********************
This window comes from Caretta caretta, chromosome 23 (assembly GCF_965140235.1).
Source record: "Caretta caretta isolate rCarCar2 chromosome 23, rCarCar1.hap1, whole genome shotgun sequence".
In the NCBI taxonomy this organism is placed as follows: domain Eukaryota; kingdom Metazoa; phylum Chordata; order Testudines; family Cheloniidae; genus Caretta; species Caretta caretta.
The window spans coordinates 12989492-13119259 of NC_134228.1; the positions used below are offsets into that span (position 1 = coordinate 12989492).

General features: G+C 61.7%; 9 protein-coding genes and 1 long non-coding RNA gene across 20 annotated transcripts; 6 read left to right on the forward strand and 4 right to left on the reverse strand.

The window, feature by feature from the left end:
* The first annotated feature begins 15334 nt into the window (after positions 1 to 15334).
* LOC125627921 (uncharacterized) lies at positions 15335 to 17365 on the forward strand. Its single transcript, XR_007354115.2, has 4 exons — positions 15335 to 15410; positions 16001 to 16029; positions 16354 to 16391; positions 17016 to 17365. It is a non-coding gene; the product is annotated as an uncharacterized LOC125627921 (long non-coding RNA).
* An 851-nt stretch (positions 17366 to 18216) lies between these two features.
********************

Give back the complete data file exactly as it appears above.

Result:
This window comes from Caretta caretta, chromosome 23 (assembly GCF_965140235.1).
Source record: "Caretta caretta isolate rCarCar2 chromosome 23, rCarCar1.hap1, whole genome shotgun sequence".
In the NCBI taxonomy this organism is placed as follows: domain Eukaryota; kingdom Metazoa; phylum Chordata; order Testudines; family Cheloniidae; genus Caretta; species Caretta caretta.
The window spans coordinates 12989492-13119259 of NC_134228.1; the positions used below are offsets into that span (position 1 = coordinate 12989492).

General features: G+C 61.7%; 9 protein-coding genes and 1 long non-coding RNA gene across 20 annotated transcripts; 6 read left to right on the forward strand and 4 right to left on the reverse strand.

The window, feature by feature from the left end:
* The first annotated feature begins 15334 nt into the window (after positions 1 to 15334).
* LOC125627921 (uncharacterized) lies at positions 15335 to 17365 on the forward strand. Its single transcript, XR_007354115.2, has 4 exons — positions 15335 to 15410; positions 16001 to 16029; positions 16354 to 16391; positions 17016 to 17365. It is a non-coding gene; the product is annotated as an uncharacterized LOC125627921 (long non-coding RNA).
* An 851-nt stretch (positions 17366 to 18216) lies between these two features.